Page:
There are also physical limitations like being too muscular, having large hands, and having less control, like why big men are often poor free-throw shooters. Here are some ways to improve your free throw shooting.

1. Establish your shooting routine

Free throws are all about the routine to increase focus and prepare your muscle memory to remember the movements you practiced. The most common free throw routines are bouncing the ball three times, breathing, and shooting.

However, some NBA players have weird shooting routines that they carried since their early years. Kevin Durant shimmies his shoulders, Steve Nash licks his fingers after three “air” free-throw attempts, and Jason Kidd’s flying kiss to the rim.

These routines may be weird, but as long as they go in, it doesn’t matter.

2. Maintain your balance

Balance is crucial when shooting a free throw. You must set your feet on the ground, bend your legs, and balance with your toes.

3. Always look at the rim while shooting

Always know where you’re aiming. When shooting the ball, it is important to look to the rim so you can always know where to shoot it. We can’t always imitate Michael Jordan’s “blind” free throw for Dikembe Mutombo.

4. Always follow through with your shot

Similar to a jump shot, doing a follow-through with your wrist during a free-throw attempt creates a backspin that increases the percentage of the shot.

5. Keep practicing

Shooting the basketball continuously during practice embeds the skill in your muscle memory which you can apply during the game. Like what they say, practice makes *almost* perfect.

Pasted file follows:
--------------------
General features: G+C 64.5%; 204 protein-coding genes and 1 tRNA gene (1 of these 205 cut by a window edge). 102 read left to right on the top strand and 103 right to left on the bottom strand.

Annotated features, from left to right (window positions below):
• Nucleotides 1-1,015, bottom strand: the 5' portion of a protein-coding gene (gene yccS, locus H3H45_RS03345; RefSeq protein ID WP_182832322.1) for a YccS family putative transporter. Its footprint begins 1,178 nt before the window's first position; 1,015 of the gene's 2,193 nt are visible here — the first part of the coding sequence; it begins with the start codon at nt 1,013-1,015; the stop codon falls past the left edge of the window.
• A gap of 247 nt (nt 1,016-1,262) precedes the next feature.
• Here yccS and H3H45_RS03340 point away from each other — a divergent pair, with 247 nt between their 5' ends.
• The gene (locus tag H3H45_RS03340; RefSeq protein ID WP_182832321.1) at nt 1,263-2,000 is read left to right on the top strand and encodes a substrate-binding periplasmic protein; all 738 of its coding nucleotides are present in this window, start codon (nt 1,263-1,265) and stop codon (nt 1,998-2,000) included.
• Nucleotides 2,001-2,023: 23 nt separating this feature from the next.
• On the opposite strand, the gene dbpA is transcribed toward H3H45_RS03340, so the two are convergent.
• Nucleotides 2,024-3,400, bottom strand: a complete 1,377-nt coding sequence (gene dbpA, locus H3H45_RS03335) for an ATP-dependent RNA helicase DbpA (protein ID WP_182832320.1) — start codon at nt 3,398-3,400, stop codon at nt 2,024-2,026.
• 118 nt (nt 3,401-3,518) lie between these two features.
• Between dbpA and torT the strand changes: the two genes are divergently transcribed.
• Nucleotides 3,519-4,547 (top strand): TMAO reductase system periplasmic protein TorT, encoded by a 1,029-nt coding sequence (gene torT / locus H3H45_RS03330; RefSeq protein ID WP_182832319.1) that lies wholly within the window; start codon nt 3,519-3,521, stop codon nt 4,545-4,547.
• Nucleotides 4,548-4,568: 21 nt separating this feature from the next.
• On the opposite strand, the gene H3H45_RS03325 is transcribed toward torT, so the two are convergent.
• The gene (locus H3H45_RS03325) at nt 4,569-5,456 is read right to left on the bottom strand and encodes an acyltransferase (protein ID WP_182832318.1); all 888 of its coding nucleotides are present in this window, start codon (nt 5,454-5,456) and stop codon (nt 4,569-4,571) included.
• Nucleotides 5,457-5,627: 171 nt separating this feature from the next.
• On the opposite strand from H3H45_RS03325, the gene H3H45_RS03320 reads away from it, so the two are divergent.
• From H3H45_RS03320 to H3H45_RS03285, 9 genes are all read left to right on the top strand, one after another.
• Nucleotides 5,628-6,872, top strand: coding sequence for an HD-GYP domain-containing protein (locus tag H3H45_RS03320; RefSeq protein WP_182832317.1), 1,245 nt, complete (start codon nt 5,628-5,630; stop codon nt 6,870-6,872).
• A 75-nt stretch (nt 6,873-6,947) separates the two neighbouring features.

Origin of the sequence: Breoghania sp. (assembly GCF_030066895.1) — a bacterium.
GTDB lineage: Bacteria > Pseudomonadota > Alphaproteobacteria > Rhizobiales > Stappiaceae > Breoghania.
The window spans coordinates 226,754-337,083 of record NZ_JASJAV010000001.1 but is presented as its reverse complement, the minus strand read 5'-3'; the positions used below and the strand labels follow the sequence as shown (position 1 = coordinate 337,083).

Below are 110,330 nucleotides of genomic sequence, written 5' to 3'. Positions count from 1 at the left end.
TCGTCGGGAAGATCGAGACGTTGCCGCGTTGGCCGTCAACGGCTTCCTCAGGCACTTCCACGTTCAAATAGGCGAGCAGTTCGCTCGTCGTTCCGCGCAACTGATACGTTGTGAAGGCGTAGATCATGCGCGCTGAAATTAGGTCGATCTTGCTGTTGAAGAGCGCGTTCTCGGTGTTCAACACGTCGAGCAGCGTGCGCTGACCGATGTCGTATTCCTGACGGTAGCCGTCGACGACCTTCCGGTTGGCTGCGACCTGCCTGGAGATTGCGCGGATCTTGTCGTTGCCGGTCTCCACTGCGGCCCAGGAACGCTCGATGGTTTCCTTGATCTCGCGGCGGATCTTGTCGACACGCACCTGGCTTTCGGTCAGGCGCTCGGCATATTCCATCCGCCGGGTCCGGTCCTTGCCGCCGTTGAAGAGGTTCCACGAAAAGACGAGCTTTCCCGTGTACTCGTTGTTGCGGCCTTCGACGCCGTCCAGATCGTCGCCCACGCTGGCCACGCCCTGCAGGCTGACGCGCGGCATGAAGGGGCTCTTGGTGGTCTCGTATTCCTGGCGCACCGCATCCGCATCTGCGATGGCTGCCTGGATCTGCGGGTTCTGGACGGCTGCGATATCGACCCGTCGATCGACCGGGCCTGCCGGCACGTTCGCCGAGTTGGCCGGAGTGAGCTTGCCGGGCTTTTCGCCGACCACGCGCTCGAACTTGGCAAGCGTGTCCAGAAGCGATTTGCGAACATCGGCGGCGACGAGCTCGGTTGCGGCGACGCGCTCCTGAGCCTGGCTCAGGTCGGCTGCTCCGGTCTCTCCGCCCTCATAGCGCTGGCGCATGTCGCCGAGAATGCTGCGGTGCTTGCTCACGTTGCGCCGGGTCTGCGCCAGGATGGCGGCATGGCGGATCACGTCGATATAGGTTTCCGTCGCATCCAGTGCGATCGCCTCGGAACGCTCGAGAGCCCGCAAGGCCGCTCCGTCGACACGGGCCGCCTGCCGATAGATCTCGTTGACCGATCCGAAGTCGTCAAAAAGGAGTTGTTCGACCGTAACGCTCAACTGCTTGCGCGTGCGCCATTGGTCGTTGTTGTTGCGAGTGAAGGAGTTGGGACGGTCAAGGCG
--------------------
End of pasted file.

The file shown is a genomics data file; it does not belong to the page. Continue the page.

Best Free Throw Shooters in NBA History

Even the best free-throw shooters in NBA History, with all their years of training, technique, routine, and skills, also miss their free throws now and then. Here is a list of the ten most proficient free-throw shooters in the historic 75 years of the NBA.

PlayerCareer FT Shooting Percentage
1. Stephen Curry.9082 (90.82%)
2. Steve Nash.9043 (90.43%)
3. Mark Price.9039 (90.39%)
4. Peja Stojaković.8948 (89.48%)
5. Chauncey Billups.8940 (89.40%)
6. Ray Allen.8939 (89.39%)
7. Rick Barry.8939 (89.39%)
8. Damian Lillard.8927 (89.27%)
9. J.J. Redick.8918 (89.18%)
10. Calvin Murphy.8916 (89.16%)

Throughout the History of the NBA, only three players managed to have a career free throw shooting percentage of more than 90%. They are Stephen Curry, Steve Nash, and Mark Price. Of the three players, the leading Curry is still active in the NBA, so his record is still not set in stone.

Rick Barry, the 7th in NBA History, is the leader in FT percentage in the American Basketball Association (ABA) before the NBA-ABA Merger. He is also one of the most unique free-throw shooters in the NBA because he shoots underhand.


Free throws should be maximized because they are free – as long as you make them.

There may be a lot of techniques and styles used during these shots, but as long as you’re making them, it doesn’t matter, even if your technique is to jump during free throws.